I attended my first 28 day secular rehab program in 2001; and sobriety lasted for a short time before returning to the hog pen, as I call it, again. During those years of sobriety, Tracie and I built a new home; and we were blessed with a third daughter. Of course, these blessings came with their own set of stressors which led me back to drugs again, because I didn’t possess the tools I needed to deal with the problems that arise every day. 

In 2010, I attended Hebron Colony Ministry for the first time. Life returned to normal again for a short time, but I decided that my family needed more money to live; and I found myself missing the road. The opportunity presented itself to buy another tractor trailer and I jumped at it feeling this was the right move for our family.  All along I believed this was Satan’s plan to pull me and our family back into his grip, like the thief he presented himself again.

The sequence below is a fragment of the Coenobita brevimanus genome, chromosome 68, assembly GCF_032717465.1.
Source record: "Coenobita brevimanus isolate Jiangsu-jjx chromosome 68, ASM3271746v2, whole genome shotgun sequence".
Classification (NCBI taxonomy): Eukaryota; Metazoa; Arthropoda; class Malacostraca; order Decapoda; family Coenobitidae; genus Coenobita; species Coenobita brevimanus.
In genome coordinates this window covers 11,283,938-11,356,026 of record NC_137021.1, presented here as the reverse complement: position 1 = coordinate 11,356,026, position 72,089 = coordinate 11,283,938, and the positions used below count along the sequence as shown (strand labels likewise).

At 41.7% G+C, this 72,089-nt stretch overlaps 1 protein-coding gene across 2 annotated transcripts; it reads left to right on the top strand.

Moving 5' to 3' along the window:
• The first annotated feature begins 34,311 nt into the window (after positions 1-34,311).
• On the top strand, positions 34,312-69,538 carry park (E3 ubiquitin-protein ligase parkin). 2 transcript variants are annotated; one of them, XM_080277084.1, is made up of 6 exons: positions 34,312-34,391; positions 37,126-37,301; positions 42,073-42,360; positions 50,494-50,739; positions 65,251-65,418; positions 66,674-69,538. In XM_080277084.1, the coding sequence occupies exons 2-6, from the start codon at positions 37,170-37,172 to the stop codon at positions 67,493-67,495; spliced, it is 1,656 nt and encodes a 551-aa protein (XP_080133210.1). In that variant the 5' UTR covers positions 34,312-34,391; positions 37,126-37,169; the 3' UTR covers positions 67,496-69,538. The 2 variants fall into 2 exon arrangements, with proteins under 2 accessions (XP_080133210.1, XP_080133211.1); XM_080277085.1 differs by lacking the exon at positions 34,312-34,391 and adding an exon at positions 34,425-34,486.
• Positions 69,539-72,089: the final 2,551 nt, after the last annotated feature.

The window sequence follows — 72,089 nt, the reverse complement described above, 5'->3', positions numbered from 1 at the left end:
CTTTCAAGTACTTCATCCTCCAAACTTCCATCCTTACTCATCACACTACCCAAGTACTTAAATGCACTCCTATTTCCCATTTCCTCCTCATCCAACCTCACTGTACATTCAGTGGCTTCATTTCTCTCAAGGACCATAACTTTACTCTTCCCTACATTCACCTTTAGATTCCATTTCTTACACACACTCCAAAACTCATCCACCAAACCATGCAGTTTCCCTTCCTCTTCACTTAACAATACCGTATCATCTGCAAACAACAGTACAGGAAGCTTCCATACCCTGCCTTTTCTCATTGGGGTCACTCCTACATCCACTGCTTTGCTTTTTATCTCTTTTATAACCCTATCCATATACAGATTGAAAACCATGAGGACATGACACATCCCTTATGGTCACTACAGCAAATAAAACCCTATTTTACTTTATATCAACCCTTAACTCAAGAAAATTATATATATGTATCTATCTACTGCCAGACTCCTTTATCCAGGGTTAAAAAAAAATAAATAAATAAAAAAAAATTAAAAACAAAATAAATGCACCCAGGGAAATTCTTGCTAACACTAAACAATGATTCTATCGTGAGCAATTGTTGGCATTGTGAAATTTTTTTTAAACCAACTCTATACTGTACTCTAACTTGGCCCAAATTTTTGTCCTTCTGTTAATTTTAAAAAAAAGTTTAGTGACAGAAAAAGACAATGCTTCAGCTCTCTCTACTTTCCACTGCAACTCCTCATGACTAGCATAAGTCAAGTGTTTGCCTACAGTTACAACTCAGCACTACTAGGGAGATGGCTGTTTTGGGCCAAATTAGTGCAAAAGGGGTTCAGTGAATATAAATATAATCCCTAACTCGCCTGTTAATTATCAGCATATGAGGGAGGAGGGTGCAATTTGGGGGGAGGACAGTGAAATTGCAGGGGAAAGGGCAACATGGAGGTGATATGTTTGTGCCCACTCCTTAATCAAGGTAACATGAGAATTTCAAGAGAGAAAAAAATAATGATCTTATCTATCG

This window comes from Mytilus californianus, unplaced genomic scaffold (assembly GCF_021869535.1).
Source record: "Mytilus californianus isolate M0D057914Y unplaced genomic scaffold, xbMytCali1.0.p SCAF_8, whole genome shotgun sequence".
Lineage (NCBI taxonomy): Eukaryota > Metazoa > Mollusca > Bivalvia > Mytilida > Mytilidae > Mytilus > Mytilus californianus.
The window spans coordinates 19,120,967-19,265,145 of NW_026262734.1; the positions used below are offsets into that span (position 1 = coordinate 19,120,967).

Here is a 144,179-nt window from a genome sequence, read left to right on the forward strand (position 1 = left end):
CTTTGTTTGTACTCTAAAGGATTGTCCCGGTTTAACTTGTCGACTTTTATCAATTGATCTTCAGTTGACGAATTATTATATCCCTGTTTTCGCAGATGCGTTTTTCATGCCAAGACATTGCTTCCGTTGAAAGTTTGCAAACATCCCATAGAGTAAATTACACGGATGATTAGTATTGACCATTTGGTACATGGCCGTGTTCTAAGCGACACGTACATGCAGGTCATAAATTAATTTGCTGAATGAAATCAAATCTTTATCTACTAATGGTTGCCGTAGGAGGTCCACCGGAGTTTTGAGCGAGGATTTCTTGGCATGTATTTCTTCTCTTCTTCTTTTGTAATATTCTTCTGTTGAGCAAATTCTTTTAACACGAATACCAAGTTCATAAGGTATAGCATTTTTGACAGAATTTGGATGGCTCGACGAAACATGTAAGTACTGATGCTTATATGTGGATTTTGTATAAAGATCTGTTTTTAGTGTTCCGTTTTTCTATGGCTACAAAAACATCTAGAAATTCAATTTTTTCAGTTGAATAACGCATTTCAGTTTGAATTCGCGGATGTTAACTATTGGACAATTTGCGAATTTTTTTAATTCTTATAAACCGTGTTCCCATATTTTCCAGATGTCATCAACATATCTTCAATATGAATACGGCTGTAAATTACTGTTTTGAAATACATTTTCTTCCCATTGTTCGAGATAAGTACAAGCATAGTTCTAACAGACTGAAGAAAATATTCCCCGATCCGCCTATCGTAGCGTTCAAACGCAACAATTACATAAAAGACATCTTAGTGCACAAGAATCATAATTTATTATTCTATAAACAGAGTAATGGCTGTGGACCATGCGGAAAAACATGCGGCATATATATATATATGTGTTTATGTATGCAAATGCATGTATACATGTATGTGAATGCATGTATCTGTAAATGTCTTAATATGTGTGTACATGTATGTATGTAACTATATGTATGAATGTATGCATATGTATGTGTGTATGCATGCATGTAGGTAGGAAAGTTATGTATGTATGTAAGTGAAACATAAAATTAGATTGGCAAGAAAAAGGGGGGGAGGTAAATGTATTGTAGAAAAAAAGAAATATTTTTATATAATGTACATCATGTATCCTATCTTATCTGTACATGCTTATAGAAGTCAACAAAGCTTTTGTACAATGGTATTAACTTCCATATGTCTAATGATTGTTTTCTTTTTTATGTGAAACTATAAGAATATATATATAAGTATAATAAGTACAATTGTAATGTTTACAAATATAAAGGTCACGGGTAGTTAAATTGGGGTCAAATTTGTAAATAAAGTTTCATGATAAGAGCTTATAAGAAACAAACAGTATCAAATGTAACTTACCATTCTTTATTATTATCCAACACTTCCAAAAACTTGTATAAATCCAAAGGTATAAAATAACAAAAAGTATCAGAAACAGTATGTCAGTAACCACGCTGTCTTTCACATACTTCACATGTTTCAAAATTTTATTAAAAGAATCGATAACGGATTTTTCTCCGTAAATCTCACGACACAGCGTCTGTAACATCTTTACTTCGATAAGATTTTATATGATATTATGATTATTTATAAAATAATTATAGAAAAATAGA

Things went fine in the beginning of my newest venture, but then I became tired from the high expectations and long hours that are required to be successful in the logistics business.  I began using drugs again to enable my body to stay awake and deliver the loads in a timely manner.  I justified my drug use by comparing myself to King David, telling myself I was making money for my family. Brothers and sisters, was I wrong!  Over a short six month period, I was deeper in that hog pen than I had ever been.  Our home that we had worked so hard to build ten years earlier was foreclosed on, my wife and children left me and moved to a small apartment while I was left living in my car.  One day, driving into Boone, God saw His opportunity and took it. He had brought me to my lowest point in order to save me from myself.  I cried, begging God to help me and fix the mess I had made of the life He had given me.  I knew it was time to go back to the Mountain of Miracles, Hebron.